There's not a lot happening at the moment, at least publicly. A4e continues to scatter PR material around the internet, inclusing success stories. But, as usual, they don't bother to have these pieces proof-read, leading to amateurish efforts like this one. A piece about a youth summit in the North West had a new description of the boss of A4e - "BBC 1’s Emma Harrison".
Lost in all the furore about News International was the announcement by David Cameron of the privatisation of public services. The full paper is here. The Public Finance website has a report of his speech, and it's clear that the Work programme is being treated as the model for all the flogging-off of services. It's to be payment by results all the way. The latest announcement, which no doubt will interest A4e, is that key probation services are to be put out to tender (see the piece in the Guardian). Working Links has already said that it will be bidding. Mark Lovell was in talks with the Ministry of Justice yesterday.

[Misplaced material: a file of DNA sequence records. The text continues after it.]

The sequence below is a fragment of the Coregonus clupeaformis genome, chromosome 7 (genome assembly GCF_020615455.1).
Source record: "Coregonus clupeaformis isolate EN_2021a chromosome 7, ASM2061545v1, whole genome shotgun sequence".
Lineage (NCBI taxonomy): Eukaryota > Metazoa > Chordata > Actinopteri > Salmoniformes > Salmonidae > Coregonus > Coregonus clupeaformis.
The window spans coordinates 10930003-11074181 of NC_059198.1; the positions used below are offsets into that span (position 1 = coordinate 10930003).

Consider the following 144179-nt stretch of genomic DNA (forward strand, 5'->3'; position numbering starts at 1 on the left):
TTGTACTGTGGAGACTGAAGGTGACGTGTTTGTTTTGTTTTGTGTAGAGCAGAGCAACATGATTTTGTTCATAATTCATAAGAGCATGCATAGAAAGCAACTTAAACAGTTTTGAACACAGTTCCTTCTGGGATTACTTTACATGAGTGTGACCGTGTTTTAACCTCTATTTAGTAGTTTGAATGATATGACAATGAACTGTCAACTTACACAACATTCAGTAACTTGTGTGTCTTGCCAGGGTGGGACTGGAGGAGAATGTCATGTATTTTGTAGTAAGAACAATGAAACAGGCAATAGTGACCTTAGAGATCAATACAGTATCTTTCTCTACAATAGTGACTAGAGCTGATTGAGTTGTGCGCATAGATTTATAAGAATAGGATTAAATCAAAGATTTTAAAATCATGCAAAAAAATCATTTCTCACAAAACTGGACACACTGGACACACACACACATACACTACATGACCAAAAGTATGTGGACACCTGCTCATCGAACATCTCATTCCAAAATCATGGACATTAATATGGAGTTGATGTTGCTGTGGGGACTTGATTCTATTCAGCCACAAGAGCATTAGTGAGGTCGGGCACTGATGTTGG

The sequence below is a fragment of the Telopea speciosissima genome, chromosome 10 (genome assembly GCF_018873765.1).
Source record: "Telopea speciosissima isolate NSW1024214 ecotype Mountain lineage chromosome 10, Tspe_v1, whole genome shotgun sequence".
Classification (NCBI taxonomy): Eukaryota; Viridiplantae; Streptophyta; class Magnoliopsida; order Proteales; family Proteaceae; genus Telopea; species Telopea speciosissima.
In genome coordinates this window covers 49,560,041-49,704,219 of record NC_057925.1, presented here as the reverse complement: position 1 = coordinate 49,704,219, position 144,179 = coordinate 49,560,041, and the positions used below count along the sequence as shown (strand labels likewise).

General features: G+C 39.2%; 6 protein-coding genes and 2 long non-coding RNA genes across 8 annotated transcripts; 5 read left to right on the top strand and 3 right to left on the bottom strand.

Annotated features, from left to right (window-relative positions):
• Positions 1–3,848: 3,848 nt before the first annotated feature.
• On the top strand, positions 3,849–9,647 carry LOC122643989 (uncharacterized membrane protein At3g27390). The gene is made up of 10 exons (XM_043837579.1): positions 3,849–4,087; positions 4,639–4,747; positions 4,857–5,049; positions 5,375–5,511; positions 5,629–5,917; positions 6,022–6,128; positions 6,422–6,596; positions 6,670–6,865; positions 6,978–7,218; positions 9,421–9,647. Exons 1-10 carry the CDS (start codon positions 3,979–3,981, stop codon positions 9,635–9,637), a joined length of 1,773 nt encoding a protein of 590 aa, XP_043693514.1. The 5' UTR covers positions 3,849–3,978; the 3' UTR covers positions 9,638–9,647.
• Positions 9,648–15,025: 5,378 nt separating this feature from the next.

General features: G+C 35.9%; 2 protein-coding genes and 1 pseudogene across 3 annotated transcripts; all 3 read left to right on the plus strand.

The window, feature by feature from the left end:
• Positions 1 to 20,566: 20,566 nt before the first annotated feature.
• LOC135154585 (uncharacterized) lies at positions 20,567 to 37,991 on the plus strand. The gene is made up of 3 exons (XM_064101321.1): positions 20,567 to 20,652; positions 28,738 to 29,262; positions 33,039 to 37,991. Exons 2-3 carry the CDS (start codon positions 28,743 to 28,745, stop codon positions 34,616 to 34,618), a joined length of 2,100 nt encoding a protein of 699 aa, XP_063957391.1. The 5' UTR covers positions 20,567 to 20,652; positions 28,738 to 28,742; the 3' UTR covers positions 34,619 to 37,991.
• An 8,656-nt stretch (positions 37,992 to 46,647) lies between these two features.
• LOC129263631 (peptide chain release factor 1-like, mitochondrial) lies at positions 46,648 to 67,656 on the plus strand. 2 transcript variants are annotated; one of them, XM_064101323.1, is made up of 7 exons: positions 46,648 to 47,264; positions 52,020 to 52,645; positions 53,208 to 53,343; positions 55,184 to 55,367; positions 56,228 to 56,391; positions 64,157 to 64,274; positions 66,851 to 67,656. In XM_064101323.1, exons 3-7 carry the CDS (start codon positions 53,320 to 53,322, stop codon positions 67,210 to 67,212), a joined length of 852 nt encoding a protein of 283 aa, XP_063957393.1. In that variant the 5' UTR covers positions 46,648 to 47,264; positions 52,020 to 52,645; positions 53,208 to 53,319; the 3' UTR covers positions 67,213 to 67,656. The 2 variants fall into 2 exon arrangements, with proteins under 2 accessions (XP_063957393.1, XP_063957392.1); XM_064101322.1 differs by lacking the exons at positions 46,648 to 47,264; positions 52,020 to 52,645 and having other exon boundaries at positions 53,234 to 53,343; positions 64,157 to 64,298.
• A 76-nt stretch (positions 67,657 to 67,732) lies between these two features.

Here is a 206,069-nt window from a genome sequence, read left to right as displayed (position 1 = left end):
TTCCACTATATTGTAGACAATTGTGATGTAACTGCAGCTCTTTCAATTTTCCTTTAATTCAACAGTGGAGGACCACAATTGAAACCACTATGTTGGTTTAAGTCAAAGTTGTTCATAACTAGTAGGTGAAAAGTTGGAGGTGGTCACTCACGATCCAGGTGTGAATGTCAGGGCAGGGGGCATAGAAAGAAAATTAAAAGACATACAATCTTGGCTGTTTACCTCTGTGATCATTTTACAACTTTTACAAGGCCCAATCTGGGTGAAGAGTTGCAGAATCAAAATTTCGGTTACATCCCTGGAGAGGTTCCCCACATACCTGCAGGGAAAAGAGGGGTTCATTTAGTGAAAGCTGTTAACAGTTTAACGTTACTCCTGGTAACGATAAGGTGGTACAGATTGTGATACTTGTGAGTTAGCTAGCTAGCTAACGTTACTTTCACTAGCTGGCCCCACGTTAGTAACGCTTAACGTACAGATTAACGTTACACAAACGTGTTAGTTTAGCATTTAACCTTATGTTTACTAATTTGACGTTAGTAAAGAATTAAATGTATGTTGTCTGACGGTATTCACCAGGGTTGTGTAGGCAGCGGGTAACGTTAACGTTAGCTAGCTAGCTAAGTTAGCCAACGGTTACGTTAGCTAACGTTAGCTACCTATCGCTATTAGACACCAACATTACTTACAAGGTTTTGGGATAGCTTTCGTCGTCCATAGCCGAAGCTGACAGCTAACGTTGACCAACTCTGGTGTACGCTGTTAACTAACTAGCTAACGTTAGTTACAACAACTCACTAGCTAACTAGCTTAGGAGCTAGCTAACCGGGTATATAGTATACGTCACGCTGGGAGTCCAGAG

Monday, 4 July 2011
A4e is advertising what looks like a fantastic job - Trainee Strategy & Policy Assistant. You'll need at least a 2:1 degree or a Masters, you'll be mingling with politicians and travelling abroad. An ideal opportunity. But there's something of a puzzle. A4e never gives salary figures but this doesn't mention pay at all. Despite saying, "We will expect you to roll up your sleeves and put a lot into your work. You will be used to that from things you have already achieved at school, university or elsewhere," there's not a whisper of remuneration, and I'm wondering if this is, in fact, an "internship", i.e. an unpaid job, although it doesn't say so directly.